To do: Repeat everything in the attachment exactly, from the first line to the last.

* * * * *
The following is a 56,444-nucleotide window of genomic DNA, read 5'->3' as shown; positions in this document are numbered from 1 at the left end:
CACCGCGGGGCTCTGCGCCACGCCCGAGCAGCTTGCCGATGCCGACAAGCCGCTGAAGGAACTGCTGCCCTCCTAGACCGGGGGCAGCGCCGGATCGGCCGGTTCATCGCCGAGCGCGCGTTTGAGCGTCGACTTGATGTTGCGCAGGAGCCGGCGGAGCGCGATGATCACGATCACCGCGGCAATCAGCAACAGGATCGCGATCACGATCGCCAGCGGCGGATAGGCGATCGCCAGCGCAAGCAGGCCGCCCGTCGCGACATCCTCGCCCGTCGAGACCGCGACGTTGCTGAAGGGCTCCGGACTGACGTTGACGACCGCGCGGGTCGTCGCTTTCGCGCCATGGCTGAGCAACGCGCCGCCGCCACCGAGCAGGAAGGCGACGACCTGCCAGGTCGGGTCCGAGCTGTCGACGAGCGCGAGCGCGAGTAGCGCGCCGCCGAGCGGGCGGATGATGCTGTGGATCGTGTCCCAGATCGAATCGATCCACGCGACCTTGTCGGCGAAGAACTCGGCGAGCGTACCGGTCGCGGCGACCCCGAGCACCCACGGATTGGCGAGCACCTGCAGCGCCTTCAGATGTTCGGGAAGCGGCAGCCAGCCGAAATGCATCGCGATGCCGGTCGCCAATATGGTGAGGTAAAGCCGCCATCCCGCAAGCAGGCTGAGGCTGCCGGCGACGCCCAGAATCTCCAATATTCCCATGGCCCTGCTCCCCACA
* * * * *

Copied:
The following is a 56,444-nucleotide window of genomic DNA, read 5'->3' as shown; positions in this document are numbered from 1 at the left end:
CACCGCGGGGCTCTGCGCCACGCCCGAGCAGCTTGCCGATGCCGACAAGCCGCTGAAGGAACTGCTGCCCTCCTAGACCGGGGGCAGCGCCGGATCGGCCGGTTCATCGCCGAGCGCGCGTTTGAGCGTCGACTTGATGTTGCGCAGGAGCCGGCGGAGCGCGATGATCACGATCACCGCGGCAATCAGCAACAGGATCGCGATCACGATCGCCAGCGGCGGATAGGCGATCGCCAGCGCAAGCAGGCCGCCCGTCGCGACATCCTCGCCCGTCGAGACCGCGACGTTGCTGAAGGGCTCCGGACTGACGTTGACGACCGCGCGGGTCGTCGCTTTCGCGCCATGGCTGAGCAACGCGCCGCCGCCACCGAGCAGGAAGGCGACGACCTGCCAGGTCGGGTCCGAGCTGTCGACGAGCGCGAGCGCGAGTAGCGCGCCGCCGAGCGGGCGGATGATGCTGTGGATCGTGTCCCAGATCGAATCGATCCACGCGACCTTGTCGGCGAAGAACTCGGCGAGCGTACCGGTCGCGGCGACCCCGAGCACCCACGGATTGGCGAGCACCTGCAGCGCCTTCAGATGTTCGGGAAGCGGCAGCCAGCCGAAATGCATCGCGATGCCGGTCGCCAATATGGTGAGGTAAAGCCGCCATCCCGCAAGCAGGCTGAGGCTGCCGGCGACGCCCAGAATCTCCAATATTCCCATGGCCCTGCTCCCCACA